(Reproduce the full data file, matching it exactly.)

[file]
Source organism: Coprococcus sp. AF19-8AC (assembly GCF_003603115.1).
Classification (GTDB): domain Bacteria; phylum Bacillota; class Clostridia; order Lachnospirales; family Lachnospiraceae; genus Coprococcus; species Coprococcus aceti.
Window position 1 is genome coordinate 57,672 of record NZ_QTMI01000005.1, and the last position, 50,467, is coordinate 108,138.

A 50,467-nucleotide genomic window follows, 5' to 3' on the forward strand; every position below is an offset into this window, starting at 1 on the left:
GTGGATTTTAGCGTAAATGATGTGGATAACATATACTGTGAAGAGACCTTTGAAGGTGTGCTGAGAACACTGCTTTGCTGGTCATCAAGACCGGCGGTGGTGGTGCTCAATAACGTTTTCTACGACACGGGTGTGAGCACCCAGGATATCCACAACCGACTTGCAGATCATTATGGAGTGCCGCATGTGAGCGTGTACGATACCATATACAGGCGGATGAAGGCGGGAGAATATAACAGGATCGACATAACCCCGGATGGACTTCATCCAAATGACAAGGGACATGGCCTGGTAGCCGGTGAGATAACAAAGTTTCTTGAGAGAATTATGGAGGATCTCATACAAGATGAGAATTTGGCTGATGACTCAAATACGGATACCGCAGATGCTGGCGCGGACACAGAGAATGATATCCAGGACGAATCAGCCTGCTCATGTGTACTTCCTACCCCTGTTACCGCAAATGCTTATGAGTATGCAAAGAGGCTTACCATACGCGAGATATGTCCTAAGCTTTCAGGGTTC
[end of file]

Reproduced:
Source organism: Coprococcus sp. AF19-8AC (assembly GCF_003603115.1).
Classification (GTDB): domain Bacteria; phylum Bacillota; class Clostridia; order Lachnospirales; family Lachnospiraceae; genus Coprococcus; species Coprococcus aceti.
Window position 1 is genome coordinate 57,672 of record NZ_QTMI01000005.1, and the last position, 50,467, is coordinate 108,138.

A 50,467-nucleotide genomic window follows, 5' to 3' on the forward strand; every position below is an offset into this window, starting at 1 on the left:
GTGGATTTTAGCGTAAATGATGTGGATAACATATACTGTGAAGAGACCTTTGAAGGTGTGCTGAGAACACTGCTTTGCTGGTCATCAAGACCGGCGGTGGTGGTGCTCAATAACGTTTTCTACGACACGGGTGTGAGCACCCAGGATATCCACAACCGACTTGCAGATCATTATGGAGTGCCGCATGTGAGCGTGTACGATACCATATACAGGCGGATGAAGGCGGGAGAATATAACAGGATCGACATAACCCCGGATGGACTTCATCCAAATGACAAGGGACATGGCCTGGTAGCCGGTGAGATAACAAAGTTTCTTGAGAGAATTATGGAGGATCTCATACAAGATGAGAATTTGGCTGATGACTCAAATACGGATACCGCAGATGCTGGCGCGGACACAGAGAATGATATCCAGGACGAATCAGCCTGCTCATGTGTACTTCCTACCCCTGTTACCGCAAATGCTTATGAGTATGCAAAGAGGCTTACCATACGCGAGATATGTCCTAAGCTTTCAGGGTTC